Chartiers Valley bookmobile to make inaugural run

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In an effort to encourage reading and give children a head start on the upcoming school year, the Chartiers Valley School District has temporarily transformed one of its box trucks into a bookmobile. It will make its inaugural journey on Friday.

“The purpose of the bookmobile is to encourage reading and generate excitement about the upcoming school year,” said Kara Droney, director of communications for the district, adding that district educators are excited about the bookmobile’s first run.

The bookmobile will make several stops throughout the district. Children — even those not yet of school age — are welcome to visit and choose a free, slightly used book.

Those climbing aboard the vehicle will be able to choose from a selection of about 200 books, appropriate for kids up to age 12. The books were either donated by teachers and staff or left over from book swaps at the school.

Principals from the district’s primary and intermediate schools will be along for the ride to help children pick out their books.

Ms. Droney said if families have extra books at home, they are welcome to bring them to the bookmobile to trade.

“Trading books will help keep the bookmobile going in future years,” she said.

The idea to start a bookmobile came to fruition in less than a month.

One main focus at the primary school is to connect with the children in the communities served by the district before they enter kindergarten to promote learning at an early age.

“As we discussed different ways to reach those children, we came up with the CV bookmobile,” Ms. Droney said.

“The primary and intermediate school principals are very excited to deliver books to children in our community,” Ms. Droney said. “Their enthusiasm for the CV bookmobile is truly what made this idea come to life.”

Julie Hopp, principal at the primary school, said the bookmobile is “an opportunity to promote literacy in our community from birth through elementary school and beyond.”

In addition to having books available for children, the bookmobile will provide information for adults, she said.

“This includes kindergarten registration packets and information about important developmental milestones for children,” Ms. Hopp said. “We will also have information about adult literacy programs as well as programs to help adults learn English.”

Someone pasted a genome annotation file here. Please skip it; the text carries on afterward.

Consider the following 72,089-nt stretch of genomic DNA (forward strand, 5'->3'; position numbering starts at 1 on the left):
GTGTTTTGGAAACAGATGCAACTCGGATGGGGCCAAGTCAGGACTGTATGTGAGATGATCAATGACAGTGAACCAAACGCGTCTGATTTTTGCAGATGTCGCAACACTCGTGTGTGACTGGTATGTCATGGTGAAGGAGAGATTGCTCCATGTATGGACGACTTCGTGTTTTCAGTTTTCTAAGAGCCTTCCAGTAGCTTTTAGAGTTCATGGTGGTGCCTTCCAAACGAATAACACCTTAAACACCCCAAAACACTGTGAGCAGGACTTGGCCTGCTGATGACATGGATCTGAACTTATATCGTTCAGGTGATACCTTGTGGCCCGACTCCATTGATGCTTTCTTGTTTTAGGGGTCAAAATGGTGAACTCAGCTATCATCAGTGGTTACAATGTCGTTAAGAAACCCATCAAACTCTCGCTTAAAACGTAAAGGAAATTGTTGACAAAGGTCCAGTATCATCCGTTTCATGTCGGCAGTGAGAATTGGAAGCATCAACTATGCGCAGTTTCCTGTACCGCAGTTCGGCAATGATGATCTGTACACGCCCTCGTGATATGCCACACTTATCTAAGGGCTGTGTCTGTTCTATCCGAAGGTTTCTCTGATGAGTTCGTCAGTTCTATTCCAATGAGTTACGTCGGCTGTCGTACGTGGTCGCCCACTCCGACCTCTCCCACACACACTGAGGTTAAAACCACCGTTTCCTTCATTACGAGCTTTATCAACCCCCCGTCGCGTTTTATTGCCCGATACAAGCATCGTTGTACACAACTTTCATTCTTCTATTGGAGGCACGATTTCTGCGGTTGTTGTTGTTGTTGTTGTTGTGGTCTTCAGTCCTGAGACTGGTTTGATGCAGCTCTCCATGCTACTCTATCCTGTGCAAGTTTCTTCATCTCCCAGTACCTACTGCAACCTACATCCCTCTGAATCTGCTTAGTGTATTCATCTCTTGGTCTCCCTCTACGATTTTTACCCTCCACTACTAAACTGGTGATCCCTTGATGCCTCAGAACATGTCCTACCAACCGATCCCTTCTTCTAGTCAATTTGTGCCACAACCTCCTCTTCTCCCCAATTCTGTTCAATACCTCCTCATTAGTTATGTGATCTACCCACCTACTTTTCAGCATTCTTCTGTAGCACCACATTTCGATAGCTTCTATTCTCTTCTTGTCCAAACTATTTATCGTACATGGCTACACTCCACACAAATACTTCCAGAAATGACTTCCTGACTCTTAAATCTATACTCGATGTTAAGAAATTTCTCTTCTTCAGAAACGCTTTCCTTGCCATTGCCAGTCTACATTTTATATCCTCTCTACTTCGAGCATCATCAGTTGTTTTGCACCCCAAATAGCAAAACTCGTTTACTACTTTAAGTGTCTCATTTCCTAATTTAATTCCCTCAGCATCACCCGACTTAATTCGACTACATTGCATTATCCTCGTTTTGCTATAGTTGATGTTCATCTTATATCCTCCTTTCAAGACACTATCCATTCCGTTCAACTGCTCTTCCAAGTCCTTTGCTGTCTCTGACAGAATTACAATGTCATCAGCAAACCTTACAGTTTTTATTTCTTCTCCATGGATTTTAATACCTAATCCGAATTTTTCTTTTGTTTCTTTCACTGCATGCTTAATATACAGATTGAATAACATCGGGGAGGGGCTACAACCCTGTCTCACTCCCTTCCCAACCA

“The bookmobile is a great way to help provide age-appropriate resources to the children of the communities we serve,” said Marc Hubert, assistant principal at the intermediate school. “By going out into the community, we are able to provide literacy options to children who may not be able to frequent the local libraries.” 

“As educators, it is key for us to ensure our reach does not end just at the walls of our schools,” Mr. Hubert said. “We are here to serve our community and help increase learning. The bookmobile is key in helping to not only promote reading fluency and comprehension but also for content specific learning on the book topics selected by the children of the Chartiers Valley community.” 

“We hope the CV bookmobile becomes a great resource for the whole Chartiers Valley community,” Ms. Hopp added.

For now, Friday is the only planned run for the bookmobile, but educators hope to make it a summer tradition for the community.

“Our plan is to take the CV bookmobile out twice every year — once at the beginning of summer and once at the end of summer,” Ms. Droney said.

Here are the approximate times for the bookmobile stops on Friday:

• 12:30 p.m. — Carriage Park Apartments, 300 Chatham Park Drive, near building 100;

• 1 p.m. —  Scott Township Park, 301 Lindsey Road;

• 1:30 p.m. —  Glendale Volunteer Fire Department, 541 Carothers Ave.;

• 2 p.m. — Old Heidelberg School, Ellsworth Avenue at Third Street;

• 2:30 p.m. — Rennerdale Webb Field, Sunnyside Avenue at Suburban Avenue;

• 3 p.m. — Bridgeville, Bower Hill Road across from Dari Delite.

Deana Carpenter, freelance writer:


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